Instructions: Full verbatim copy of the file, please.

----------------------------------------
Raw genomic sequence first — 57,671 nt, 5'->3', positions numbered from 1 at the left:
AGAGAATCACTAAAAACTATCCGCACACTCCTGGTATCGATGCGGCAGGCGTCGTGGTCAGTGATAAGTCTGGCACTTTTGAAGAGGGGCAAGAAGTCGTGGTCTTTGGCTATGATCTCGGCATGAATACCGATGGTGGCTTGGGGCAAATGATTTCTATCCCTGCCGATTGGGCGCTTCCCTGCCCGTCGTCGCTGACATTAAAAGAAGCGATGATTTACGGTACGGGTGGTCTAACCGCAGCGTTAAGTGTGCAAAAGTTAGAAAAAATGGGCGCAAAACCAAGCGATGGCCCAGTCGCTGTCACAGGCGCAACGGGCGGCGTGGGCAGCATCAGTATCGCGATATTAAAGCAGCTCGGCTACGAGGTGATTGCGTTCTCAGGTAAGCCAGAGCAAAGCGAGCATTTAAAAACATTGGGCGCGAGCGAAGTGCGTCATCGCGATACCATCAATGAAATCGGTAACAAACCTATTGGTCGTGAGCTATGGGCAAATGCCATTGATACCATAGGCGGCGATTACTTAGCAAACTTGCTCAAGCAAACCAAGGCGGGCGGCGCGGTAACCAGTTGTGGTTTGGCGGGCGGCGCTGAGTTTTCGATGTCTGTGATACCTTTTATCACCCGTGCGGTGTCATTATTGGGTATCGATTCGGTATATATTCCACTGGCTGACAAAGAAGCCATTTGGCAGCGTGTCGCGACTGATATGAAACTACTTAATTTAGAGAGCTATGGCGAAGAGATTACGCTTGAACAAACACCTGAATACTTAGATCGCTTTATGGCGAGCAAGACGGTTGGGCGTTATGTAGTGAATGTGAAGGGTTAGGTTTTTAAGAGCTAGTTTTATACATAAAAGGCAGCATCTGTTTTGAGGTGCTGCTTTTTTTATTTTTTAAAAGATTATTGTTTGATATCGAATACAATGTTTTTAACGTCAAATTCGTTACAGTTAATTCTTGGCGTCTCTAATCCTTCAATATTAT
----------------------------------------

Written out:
Raw genomic sequence first — 57,671 nt, 5'->3', positions numbered from 1 at the left:
AGAGAATCACTAAAAACTATCCGCACACTCCTGGTATCGATGCGGCAGGCGTCGTGGTCAGTGATAAGTCTGGCACTTTTGAAGAGGGGCAAGAAGTCGTGGTCTTTGGCTATGATCTCGGCATGAATACCGATGGTGGCTTGGGGCAAATGATTTCTATCCCTGCCGATTGGGCGCTTCCCTGCCCGTCGTCGCTGACATTAAAAGAAGCGATGATTTACGGTACGGGTGGTCTAACCGCAGCGTTAAGTGTGCAAAAGTTAGAAAAAATGGGCGCAAAACCAAGCGATGGCCCAGTCGCTGTCACAGGCGCAACGGGCGGCGTGGGCAGCATCAGTATCGCGATATTAAAGCAGCTCGGCTACGAGGTGATTGCGTTCTCAGGTAAGCCAGAGCAAAGCGAGCATTTAAAAACATTGGGCGCGAGCGAAGTGCGTCATCGCGATACCATCAATGAAATCGGTAACAAACCTATTGGTCGTGAGCTATGGGCAAATGCCATTGATACCATAGGCGGCGATTACTTAGCAAACTTGCTCAAGCAAACCAAGGCGGGCGGCGCGGTAACCAGTTGTGGTTTGGCGGGCGGCGCTGAGTTTTCGATGTCTGTGATACCTTTTATCACCCGTGCGGTGTCATTATTGGGTATCGATTCGGTATATATTCCACTGGCTGACAAAGAAGCCATTTGGCAGCGTGTCGCGACTGATATGAAACTACTTAATTTAGAGAGCTATGGCGAAGAGATTACGCTTGAACAAACACCTGAATACTTAGATCGCTTTATGGCGAGCAAGACGGTTGGGCGTTATGTAGTGAATGTGAAGGGTTAGGTTTTTAAGAGCTAGTTTTATACATAAAAGGCAGCATCTGTTTTGAGGTGCTGCTTTTTTTATTTTTTAAAAGATTATTGTTTGATATCGAATACAATGTTTTTAACGTCAAATTCGTTACAGTTAATTCTTGGCGTCTCTAATCCTTCAATATTAT